Senator Ron Wyden of Oregon has an article in today’s Politico calling for a rate-cutting, preference-cutting tax reform, along the lines of the bipartisan 1986 tax act that was signed by Ronald Reagan. Wyden co-sponsored a similar measure with Republican colleague Judd Gregg, who did not run for reelection in 2010. Wyden pointedly goes farther than Barack Obama did in his State of the Union address, where he called for a similar reform of the corporate income tax:
“For example, over the years, a parade of lobbyists has rigged the tax code to benefit particular companies and industries. Those with accountants or lawyers to work the system can end up paying no taxes at all. But all the rest are hit with one of the highest corporate tax rates in the world. It makes no sense, and it has to change.
“So tonight, I’m asking Democrats and Republicans to simplify the system. Get rid of the loopholes. Level the playing field. And use the savings to lower the corporate tax rate for the first time in 25 years –- without adding to our deficit. It can be done.”
To which Wyden writes:
“As in 1986, tax reform shouldn’t just focus on the corporate income tax. Unlike health reform, there isn’t a single American who can say he or she likes the current tax code.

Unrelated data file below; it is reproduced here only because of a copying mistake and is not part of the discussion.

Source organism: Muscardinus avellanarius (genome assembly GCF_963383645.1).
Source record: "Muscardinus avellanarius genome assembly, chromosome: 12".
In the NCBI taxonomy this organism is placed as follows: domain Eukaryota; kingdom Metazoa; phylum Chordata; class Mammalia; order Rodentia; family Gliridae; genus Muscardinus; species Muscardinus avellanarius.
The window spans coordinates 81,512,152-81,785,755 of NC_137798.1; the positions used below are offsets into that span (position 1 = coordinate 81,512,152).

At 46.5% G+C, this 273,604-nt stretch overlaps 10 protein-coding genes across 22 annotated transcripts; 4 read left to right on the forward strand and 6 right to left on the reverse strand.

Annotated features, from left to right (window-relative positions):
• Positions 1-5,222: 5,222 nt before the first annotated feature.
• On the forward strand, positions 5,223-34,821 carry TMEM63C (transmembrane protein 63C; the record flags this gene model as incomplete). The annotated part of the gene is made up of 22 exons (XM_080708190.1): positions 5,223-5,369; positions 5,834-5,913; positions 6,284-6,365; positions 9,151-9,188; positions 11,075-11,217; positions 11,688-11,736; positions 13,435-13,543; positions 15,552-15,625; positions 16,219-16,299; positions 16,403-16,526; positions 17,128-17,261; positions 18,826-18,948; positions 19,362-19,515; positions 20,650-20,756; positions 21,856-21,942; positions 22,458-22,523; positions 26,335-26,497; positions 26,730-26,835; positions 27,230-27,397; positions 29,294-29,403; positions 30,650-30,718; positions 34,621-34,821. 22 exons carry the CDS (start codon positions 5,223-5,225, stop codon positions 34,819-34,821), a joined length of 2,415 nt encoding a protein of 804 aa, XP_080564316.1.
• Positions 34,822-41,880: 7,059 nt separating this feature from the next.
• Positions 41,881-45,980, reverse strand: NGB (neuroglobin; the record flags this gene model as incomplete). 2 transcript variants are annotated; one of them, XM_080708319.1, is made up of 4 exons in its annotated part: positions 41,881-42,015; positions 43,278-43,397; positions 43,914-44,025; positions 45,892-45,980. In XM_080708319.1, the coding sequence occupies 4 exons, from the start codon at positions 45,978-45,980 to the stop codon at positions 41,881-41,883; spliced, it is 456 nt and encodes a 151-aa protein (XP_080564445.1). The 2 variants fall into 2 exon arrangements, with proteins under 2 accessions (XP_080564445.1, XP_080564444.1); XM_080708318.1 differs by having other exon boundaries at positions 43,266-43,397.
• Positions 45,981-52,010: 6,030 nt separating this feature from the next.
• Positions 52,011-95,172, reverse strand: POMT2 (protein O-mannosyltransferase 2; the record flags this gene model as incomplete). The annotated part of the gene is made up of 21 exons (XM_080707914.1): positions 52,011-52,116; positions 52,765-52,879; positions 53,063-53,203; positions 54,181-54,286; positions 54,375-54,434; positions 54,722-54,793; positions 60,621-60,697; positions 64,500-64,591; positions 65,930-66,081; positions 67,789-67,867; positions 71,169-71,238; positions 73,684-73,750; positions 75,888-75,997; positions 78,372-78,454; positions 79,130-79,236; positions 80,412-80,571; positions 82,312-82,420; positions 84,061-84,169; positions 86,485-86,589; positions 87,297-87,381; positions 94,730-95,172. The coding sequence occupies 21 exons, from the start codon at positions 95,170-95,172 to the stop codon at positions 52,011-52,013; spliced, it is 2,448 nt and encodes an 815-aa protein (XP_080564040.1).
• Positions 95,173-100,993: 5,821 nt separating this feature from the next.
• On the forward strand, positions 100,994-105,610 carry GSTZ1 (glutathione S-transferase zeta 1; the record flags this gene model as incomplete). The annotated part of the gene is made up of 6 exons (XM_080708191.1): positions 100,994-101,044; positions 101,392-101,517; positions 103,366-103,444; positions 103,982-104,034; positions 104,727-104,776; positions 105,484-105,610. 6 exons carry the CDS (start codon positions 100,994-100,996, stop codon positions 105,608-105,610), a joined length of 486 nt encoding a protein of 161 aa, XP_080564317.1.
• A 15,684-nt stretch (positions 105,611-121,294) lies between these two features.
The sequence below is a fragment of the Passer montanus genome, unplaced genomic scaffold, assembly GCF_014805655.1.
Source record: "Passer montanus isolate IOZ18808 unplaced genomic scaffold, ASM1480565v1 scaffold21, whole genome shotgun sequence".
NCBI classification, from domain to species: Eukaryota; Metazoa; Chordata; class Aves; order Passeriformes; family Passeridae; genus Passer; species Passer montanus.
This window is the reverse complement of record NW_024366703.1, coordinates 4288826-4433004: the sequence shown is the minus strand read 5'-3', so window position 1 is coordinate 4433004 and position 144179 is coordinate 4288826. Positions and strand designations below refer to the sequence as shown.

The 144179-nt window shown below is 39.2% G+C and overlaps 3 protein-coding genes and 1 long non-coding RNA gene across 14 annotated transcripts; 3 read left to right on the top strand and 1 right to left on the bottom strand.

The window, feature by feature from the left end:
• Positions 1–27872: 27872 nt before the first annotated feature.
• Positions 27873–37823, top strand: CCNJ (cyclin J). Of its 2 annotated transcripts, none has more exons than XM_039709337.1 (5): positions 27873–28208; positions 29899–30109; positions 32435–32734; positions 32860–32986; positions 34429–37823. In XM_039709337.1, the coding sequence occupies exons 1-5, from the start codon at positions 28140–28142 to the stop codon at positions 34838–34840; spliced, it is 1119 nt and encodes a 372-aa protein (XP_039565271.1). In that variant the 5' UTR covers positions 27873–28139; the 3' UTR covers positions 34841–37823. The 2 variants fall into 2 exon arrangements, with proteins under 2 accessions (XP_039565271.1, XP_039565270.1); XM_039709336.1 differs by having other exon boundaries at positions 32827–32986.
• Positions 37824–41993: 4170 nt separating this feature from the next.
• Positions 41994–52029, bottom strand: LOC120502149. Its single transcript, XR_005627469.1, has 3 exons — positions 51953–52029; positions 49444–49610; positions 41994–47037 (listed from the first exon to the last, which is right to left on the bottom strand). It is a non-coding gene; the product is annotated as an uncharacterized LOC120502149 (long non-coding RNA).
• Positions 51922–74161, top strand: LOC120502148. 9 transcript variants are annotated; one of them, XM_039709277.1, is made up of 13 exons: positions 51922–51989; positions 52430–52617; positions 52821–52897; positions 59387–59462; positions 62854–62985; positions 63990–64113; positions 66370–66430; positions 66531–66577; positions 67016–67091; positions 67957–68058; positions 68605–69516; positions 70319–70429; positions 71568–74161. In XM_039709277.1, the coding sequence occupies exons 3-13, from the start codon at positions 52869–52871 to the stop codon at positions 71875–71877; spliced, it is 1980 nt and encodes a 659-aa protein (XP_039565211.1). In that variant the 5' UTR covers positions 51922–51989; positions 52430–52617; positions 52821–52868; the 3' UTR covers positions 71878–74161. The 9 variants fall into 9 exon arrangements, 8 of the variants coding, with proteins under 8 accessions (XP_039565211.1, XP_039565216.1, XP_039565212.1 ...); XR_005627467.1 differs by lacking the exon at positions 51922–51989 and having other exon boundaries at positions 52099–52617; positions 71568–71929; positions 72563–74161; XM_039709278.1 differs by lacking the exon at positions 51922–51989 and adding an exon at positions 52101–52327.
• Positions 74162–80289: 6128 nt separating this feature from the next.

“Right now, American taxpayers spend more than $163 billion and 6.1 billion hours each year just preparing their tax returns. The code is so complicated that when Congress passes tax relief for working families, many Americans aren’t even aware of it.
“By simplifying the tax code and eliminating specialized deductions and loopholes that allow some groups to pay less of their fair share than others, Congress can afford to hold down rates for everyone. If Congress can come together behind real tax reform this year, by this time next year, average Americans could not only be paying less in taxes they could finish their taxes in less than an hour — with a one-page 1040 form.”
There’s obviously a shout out here to his fellow Democrats: voters won’t be aware that you’ve cut their taxes unless you simplify the tax code.
The 1986 tax act was passed after more than a year of negotiations, with strong leadership from House Ways and Means Committee Chairman Dan Rostenkowski and Senate Finance Committee Chairman Bob Packwood. It’s far from clear that their current counterparts—Republican Dave Camp and Democrat Max Baucus—are as committed to this. But Wyden, who has a knack for coming up with sensible bipartisan policy initiatives, seems to be, and he’s on the Senate Finance Committee. Plus, he was just reelected by a 57%-39% margin in a tough year for Democrats.
What are the chances for a tax bill of the type Wyden is proposing? Not good, certainly; but not zero either.